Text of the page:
Down in Bermuda is an interesting puzzle game with point-and-click or hidden object elements. Developed and published by Yak & Co (the team behind Agent A another hybrid puzzle, point-and-click adventure with a cartoon style).
So is Down in Bermuda a vacation worth saving up for? Let’s count our coins as we dive in and find out.
Down in Bermuda wasn’t on my radar at all, perhaps due to some triangle-based anomaly, but as soon as I watched the trailer, I knew I was going to have some fun playing the game.
Spoiler alert, I was correct.
The basic concept of the game is that you need to escape the Bermuda triangle. Why are you there? So the game opens with a pilot flying his plane, but a severe storm shorts out his instruments and the plane plummets down into the titular triangle. Thirty years later (that’s right thirty years), the pilot who is now an old man decides it’s time to enlist some help in solving a puzzle so he can escape from the strange island he’s been on this whole time.
And the help he enlists? Why, it’s the player of course. As the player is not shown and seems to have some god-level ability over the area (flying around in an isometric view about the island), the main character would be the tiny pilot from a plot perspective.
The objective is to get the little pilot through each island and out of the triangle. Doing so is easier than it sounds, as the islands are filled with puzzles that need to be conquered to progress.
Each island contains a certain number of Sun orbs that need to be collected to unlock the next island, and there are a number of methods for obtaining them. In a way, it almost feels like the 3D Mario Games, especially as each island has a common orb that requires the collection of Star orbs, which is somewhat reminiscent of the coloured coin collection stars.
Other Sun orbs can be found by completing a series of changing puzzles that range from working out combinations via locating matching images to destroying giant creatures that aren’t too happy about your presence on their island.
There is one major difference between this game and Super Mario 64 (Other than the genre of game, gameplay, character, etc), and that difference is that all orbs must be located to move to the next level.
While you can leave an island at any time, you will need to collect each orb before the next island becomes available. For someone that is enjoying the puzzles and wants to complete everything, that’s not a problem. However, some puzzles are significantly more complex than others, and a casual player or child may get stuck on one to the point they might give up on the game entirely.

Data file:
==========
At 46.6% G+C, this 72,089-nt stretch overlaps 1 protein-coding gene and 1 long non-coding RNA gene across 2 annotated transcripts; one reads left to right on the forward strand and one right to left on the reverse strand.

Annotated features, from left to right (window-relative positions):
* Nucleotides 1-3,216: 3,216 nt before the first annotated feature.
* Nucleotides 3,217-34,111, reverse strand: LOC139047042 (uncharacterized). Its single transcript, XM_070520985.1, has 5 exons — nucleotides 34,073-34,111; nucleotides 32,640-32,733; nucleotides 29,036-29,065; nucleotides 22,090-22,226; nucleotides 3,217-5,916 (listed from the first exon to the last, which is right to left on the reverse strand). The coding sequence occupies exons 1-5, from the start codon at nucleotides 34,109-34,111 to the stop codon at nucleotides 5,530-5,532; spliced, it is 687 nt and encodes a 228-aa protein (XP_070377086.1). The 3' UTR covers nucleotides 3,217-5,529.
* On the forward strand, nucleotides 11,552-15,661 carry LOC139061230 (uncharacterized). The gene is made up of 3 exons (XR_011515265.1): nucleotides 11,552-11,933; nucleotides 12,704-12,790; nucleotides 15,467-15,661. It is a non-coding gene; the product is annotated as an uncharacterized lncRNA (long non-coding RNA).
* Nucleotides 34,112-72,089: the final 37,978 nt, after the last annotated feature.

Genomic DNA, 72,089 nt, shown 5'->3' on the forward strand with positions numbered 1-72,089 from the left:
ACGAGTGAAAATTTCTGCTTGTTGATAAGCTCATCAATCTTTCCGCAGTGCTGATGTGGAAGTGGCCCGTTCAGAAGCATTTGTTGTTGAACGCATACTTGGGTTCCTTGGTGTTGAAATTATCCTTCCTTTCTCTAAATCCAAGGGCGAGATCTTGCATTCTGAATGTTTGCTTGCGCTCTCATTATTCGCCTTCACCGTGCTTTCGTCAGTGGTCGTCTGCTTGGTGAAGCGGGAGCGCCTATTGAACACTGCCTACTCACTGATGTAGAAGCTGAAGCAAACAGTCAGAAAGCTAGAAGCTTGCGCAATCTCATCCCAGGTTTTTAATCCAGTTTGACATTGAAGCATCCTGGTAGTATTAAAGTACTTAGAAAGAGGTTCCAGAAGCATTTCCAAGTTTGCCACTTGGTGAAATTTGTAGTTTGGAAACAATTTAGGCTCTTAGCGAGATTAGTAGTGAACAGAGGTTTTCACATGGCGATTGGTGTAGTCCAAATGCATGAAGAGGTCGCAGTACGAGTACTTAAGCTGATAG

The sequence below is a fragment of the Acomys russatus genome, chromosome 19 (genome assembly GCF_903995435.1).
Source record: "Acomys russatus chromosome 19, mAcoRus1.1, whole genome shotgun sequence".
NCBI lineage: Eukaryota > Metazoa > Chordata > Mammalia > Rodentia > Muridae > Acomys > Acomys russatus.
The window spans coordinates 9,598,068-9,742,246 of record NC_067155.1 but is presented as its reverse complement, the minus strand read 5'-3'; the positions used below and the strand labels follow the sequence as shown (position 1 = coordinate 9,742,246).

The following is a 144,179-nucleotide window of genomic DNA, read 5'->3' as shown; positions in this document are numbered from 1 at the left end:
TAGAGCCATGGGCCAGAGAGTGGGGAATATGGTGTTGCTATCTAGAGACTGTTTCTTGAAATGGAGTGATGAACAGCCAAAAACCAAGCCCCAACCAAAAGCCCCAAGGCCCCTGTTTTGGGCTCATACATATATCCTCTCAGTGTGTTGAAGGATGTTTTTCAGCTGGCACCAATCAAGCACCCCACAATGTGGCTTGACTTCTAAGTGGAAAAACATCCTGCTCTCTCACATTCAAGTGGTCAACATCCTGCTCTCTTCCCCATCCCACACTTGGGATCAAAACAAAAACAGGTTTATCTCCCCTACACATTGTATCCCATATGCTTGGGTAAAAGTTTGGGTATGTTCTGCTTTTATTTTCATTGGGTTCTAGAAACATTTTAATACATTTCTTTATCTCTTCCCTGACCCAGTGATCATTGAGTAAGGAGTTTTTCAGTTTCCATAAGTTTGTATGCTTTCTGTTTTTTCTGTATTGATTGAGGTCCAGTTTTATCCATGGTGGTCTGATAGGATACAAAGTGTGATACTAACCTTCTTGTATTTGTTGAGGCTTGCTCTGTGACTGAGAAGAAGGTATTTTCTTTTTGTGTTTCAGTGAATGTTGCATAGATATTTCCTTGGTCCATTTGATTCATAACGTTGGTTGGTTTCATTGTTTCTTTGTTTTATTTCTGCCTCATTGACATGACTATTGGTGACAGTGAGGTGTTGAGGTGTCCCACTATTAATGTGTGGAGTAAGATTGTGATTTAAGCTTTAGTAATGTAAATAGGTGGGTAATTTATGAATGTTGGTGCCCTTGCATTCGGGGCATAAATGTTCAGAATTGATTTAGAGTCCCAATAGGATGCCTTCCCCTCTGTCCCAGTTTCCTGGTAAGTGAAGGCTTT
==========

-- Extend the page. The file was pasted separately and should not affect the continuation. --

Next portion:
It’s not a deal breaker per se, but it would have been nice for the islands to require a lower amount of orbs so the player can skip the occasional tough puzzle and the completionists can feel good about completing optional puzzles.
Overall, the game is quite accessible for most age groups, with bright and colourful cartoon art, and no real ways to lose other than just giving up on a hard puzzle. The music in the game is quite relaxing, and for the most part the puzzles are fun and interesting.
During my time with the game, I did find that a number of “puzzles” contained a lot of sections where you just pulled switches and pushed buttons almost like it’s trying to stretch things out or just show off the mechanic. It’s not really a problem though, and the number of creative puzzles on offer outweighs this by far. In fact, the good aspects of the game outweigh all the negatives (Including the somewhat frustrating control scheme).
At the end of the day, if you like puzzles, appealing artwork, and a humorous story, then definitely take a look at Down in Bermuda. You are likely to get lost, but getting lost in a good game is a good thing!
Fun art style
Humorous (and sometimes emotional) story
Some puzzles feel like they have filler sections
Having to collect all Sun orbs to progress isn't ideal for casual players
Maybe a bit overpriced, picking up on sale is ideal